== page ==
What really got my attention of this anchorage was the 2 mile wide reef that the 20 knot NE winds were blowing strait across onshore creating perfect kiting conditions! In the morning we moved Downtime right in the middle of the reef behind a tiny island and got the kite gear out. The conditions were all coming together with enough wind and low tide falling behind a long reef all at one time. I was able to kite 3 hours strait the first day skimming over crystal clear 1-2 foot deep flat water of the reef. The outer reef absorbed the crashing ocean swell just yards away while I glided over the calm inside reef for a mile in either direction. This was by far the best kite spot I had ever enjoyed with 85 degree water and no obstructions to dodge. It is amazing to skim across the reef and see all the fish darting away inches below you! I even saw an occasional shark scooting away wondering no doubt, what was that? On the far side of the reef was another small treeless island just a few feet high and a half mile long that blocked all the waves and had perfectly flat water behind it. The wind blew unobstructed over the island while I kited on glass behind it going as fast as I could just feet from the beach! This never got old and we spent the next two days enjoying this very special reef.

Just to the west is another island, Mogmog, which is known for being very traditional and we went there for church on Good Friday to meet the villagers. The surrounding islands came here for church and everyone was dressed traditionally with the women in lavalava's and the men in Tu's (loincloth). There were not as many flowers as on Woliea though, but I guess there never will be! It is too bad all the services are in the native language…but we did enjoy the warm welcomes of the villagers.

The anchorages in this entire atoll are marginal and it really depends on wind direction where you will be able to safely anchor.

With another week coming to a close it was time to move on and Monday we set sail for Yap, the island where we would finally have the first store to shop at in 6 weeks and would also clear out of Micronesia before we head to Palau.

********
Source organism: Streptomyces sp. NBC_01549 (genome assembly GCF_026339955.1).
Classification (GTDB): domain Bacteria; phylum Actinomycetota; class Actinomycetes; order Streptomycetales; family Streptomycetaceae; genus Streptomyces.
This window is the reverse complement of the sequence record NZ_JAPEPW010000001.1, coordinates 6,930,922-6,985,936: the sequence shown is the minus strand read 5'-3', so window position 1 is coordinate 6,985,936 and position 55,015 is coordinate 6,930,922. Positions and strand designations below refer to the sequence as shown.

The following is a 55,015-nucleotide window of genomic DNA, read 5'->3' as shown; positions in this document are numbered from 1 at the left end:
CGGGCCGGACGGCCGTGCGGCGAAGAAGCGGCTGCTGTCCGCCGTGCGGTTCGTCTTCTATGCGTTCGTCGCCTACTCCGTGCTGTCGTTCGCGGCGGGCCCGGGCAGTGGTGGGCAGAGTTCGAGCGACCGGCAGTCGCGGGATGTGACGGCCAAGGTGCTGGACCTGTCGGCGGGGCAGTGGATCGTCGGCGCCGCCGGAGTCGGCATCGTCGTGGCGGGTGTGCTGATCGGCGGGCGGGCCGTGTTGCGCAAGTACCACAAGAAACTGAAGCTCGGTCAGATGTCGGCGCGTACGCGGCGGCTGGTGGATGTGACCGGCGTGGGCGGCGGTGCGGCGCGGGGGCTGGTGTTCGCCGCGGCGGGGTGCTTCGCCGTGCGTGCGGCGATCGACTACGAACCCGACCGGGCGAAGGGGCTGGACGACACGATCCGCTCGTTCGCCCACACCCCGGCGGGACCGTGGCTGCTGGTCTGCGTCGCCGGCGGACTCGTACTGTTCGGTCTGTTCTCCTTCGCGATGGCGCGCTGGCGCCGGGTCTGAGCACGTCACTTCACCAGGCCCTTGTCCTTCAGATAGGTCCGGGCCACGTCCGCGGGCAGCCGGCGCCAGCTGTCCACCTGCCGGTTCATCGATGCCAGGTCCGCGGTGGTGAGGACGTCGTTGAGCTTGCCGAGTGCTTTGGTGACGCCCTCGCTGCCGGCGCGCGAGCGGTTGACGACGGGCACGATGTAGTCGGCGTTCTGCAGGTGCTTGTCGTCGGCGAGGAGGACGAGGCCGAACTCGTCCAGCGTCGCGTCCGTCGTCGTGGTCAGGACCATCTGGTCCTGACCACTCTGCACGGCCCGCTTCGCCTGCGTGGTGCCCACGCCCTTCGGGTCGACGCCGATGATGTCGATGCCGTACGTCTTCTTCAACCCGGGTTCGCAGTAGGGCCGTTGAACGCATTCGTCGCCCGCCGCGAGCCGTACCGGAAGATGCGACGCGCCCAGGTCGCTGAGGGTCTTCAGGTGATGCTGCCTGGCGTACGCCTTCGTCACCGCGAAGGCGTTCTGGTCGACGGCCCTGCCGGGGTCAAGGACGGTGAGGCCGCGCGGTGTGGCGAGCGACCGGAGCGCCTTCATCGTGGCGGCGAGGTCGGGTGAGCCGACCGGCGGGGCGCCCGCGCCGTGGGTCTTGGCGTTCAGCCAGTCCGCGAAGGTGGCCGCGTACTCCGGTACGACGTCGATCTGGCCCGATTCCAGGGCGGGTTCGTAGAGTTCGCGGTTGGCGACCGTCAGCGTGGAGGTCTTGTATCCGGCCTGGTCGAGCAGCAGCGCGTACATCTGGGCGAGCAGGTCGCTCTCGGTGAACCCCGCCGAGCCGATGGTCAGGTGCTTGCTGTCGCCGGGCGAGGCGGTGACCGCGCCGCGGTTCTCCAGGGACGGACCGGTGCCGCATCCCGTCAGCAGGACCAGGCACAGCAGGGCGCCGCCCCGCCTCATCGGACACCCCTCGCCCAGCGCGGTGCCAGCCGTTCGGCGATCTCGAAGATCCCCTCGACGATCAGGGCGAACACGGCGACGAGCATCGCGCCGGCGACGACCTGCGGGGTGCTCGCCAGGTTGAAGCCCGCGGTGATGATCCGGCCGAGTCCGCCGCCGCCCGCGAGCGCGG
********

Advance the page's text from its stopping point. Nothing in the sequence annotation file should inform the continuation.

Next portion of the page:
In our next adventure we will be in Yap, our first chance to shop and to check e-mails in 6 weeks!

Until then, Peace

Pete and Daria

----------
radio email processed by SailMail
for information see: http://www.sailmail.com

April 15, 2013

Woleai atoll


We set sail around 3pm for the short 120 mile sail west to Woleai Atoll from Olimarao island.  The forecasted  were showing winds to ease to 15 knots out of the east so we set the screecher sail and expected a slow 20 hour passage.  Instead of easing the winds did the opposite and increased to over 25 knots!  With a breeze like this Downtime was really moving and surfing down the swells at over 11 knots at times! Needless to say we were going way to fast to fish and just sat back and enjoyed the smooth downwind ride.

Around 10 pm with the winds still blowing strong we decided to change sail and slow the boat down so we would not pass up our destination during the early morning hours.  Furling this huge sail can be quite a challenge in high winds like we were experiencing and I was not looking forward to going on deck and wrestling with it while the boat going 10 knots and sliding down waves in the dark.  We were lucky tonight and everything rolled up like it was supposed to and the dreaded job was done in 15 minutes and Downtime was now cruising along at a comfortable 7 knots.  Having cover nearly 80 miles in the first 8 hours of the trip we had just 40 to go and were due to arrive a 7 am at the south pass into the atoll.















As we approached the island we were hailed on the radio 4 miles out by a watchful eye on shore who asked us our vessel name and intention.  This was a first in a long time that we had been spotted so far out and we were impressed that they were watching their waters so closely.   After entering the lagoon we were handed over to a guy name Tommy who would be our go to guy for the week and he gave us directions into the anchorage.  After we got settled we were contacted by him again and he welcomed us ashore to meet the chief.  We lowered SD and went ashore after breakfast and were greeted with a beautiful lei and a warm handshake.  There are several villages on Woleai and Chief Francis lives on the south end of the island.  We met in a circle under a men’s canoe house with the 78 year old blind Chief and few other village leaders.  Everyone we meet gets the condensed version of our travels and most are amazed by all the places we have been.   We gave the Chief a zip lock full of tuna filets and a hat and he welcomed us to stay on the island as long as we like.